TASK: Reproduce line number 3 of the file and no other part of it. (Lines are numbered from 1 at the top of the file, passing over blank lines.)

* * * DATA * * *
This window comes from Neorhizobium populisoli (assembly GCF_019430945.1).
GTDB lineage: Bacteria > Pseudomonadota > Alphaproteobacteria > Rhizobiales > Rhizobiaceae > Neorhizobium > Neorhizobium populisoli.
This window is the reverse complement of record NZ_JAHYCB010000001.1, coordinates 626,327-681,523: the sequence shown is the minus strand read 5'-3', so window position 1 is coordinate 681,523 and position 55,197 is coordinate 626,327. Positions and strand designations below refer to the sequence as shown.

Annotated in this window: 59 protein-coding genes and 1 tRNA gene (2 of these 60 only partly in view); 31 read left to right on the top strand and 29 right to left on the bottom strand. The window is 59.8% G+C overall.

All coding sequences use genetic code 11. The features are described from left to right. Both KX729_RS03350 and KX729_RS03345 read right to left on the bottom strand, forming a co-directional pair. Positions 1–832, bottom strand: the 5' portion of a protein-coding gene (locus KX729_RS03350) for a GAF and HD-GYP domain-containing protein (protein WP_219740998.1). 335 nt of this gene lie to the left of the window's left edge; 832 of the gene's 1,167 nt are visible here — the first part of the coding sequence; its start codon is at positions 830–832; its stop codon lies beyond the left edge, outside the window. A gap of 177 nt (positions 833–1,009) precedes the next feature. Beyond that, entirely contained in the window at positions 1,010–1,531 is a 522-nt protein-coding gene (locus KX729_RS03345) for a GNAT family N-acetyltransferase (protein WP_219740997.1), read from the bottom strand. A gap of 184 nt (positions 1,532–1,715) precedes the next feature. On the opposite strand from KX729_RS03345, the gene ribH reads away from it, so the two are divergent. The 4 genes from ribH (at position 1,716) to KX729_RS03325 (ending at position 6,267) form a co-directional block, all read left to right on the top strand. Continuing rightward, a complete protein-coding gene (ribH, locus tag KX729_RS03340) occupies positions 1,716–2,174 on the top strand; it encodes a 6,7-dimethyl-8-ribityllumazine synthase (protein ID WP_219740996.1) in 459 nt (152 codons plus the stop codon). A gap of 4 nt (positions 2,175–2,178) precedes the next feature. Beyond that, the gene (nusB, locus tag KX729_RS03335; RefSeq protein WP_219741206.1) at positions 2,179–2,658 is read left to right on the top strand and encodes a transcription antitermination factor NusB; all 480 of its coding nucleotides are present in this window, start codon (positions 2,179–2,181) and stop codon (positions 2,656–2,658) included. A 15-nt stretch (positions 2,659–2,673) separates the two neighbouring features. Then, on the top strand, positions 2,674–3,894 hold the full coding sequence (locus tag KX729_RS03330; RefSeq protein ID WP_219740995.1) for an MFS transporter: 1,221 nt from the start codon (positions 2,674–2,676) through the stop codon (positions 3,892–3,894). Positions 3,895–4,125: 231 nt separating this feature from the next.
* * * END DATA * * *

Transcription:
This window is the reverse complement of record NZ_JAHYCB010000001.1, coordinates 626,327-681,523: the sequence shown is the minus strand read 5'-3', so window position 1 is coordinate 681,523 and position 55,197 is coordinate 626,327. Positions and strand designations below refer to the sequence as shown.